Last modified on June 27, 2020, at 15:02

Louise Bransten

Louise Bransten (born 1908) was "a wealthy San Francisco Communist" [1] formerly married to Richard Branston. Louise Branston chaired the Committee of the American Russian Institute, a communist front organization.

J. Robert Oppenheimer, who was later to head the Manhattan Project which designed and constructed the atomic bomb, first contact with Soviet intelligence occurred in the home of Louise Branston on December 6, 1941, the day before the Japanese attack on Pearl Harbor.[2] Branston was hosting a party to raise money for Spanish Civil War refugees. At the time Branston was being divorced from her husband Richard, and was the mistress of the KGB West Coast Rezident Grigory Kheifetz, who met with Oppenheimer again later that month.

Early life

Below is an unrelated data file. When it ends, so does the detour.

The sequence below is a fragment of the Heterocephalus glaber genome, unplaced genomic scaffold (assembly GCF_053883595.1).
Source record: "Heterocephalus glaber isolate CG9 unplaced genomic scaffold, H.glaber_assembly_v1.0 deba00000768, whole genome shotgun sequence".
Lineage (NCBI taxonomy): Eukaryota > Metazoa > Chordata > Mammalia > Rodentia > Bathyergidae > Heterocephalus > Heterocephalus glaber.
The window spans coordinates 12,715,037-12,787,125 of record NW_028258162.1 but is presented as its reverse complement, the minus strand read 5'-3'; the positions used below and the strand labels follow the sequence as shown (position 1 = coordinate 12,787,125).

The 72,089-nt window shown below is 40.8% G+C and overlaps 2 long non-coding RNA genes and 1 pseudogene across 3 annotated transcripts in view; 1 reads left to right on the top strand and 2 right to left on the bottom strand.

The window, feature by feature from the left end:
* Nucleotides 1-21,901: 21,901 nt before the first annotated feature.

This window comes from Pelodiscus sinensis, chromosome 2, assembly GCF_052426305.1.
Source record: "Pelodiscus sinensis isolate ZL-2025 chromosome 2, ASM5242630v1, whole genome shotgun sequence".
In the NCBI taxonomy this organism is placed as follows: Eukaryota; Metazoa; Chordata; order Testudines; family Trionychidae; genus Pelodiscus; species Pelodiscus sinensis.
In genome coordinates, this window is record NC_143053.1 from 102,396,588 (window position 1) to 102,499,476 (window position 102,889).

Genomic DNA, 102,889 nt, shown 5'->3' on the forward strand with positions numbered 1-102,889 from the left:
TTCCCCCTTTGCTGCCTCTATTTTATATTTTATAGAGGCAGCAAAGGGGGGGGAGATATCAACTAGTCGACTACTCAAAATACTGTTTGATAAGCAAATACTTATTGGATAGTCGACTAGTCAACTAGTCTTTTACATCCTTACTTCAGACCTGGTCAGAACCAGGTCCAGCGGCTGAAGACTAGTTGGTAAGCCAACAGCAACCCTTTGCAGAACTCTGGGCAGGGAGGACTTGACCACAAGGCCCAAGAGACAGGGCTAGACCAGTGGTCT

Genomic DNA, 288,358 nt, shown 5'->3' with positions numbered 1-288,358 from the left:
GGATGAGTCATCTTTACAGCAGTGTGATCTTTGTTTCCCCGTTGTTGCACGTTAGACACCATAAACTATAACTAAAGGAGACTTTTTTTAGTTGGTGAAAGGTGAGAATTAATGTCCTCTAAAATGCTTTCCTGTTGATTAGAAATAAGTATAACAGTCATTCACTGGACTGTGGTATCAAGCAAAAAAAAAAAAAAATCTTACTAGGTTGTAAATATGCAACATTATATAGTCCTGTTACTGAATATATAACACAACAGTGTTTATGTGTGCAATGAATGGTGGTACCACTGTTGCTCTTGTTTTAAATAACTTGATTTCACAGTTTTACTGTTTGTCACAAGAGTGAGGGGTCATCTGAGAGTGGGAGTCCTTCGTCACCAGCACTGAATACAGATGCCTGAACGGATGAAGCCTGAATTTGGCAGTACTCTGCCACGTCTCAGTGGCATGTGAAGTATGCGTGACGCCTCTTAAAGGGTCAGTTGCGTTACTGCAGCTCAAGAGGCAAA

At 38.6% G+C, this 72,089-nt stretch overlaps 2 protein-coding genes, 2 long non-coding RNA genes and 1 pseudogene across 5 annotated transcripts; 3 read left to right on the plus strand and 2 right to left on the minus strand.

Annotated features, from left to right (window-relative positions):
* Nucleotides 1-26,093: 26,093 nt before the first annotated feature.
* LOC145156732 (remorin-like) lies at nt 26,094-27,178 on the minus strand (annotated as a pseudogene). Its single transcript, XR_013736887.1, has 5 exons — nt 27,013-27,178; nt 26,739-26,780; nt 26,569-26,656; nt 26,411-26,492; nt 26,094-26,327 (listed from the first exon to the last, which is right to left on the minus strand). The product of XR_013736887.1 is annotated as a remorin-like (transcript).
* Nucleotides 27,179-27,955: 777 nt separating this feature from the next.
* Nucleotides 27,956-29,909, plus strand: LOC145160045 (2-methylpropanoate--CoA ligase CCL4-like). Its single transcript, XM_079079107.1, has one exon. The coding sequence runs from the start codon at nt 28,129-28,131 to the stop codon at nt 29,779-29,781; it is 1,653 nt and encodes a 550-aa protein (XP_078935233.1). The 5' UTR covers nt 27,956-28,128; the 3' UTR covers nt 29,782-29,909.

Louise Rosenberg Bransten was born October 10, 1908, at Berkeley, California. She was independently wealthy through inheritance and received, in the late 1940s, an income of approximately $40,000 annually. She was formerly married to Richard Bransten, alias Bruce Minton, a former editor of the Communist Party USA publication New Masses, who was expelled from the Communist Party because of differences over the expulsion of Earl Browder as head of the party.[3]

UN Conference

During the organizing conference of the United Nations in San Francisco in the spring of 1045, Louise Bransten entertained Dmitri Manuilsky, the head of the delegation from the Ukraine. Manuilsky a member of Stalin's inner circle and principal spokesman for the Comintern.[3]

New York contact

Louise Bransten later moved from San Francisco to New York City. Shortly after moving to New York, she established contact with Pavel Mikhailov, who at the time was head of Red Army Intelligence' activity in the New York area.

Bransten, also married Lionel Berman, a Communist Party official.[3]


  2. Pavel Sudoplatov, Anatoli Sudoplatov, Jerrold L. Schecter, Leona P. Schecter, Special Tasks: The Memoirs of an Unwanted Witness -- A Soviet Spymaster, Little Brown, Boston (1994), p. 175.
  3. 3.0 3.1 3.2 The shameful years; thirty years of Soviet espionage in the United States, HCUA, January 8, 1952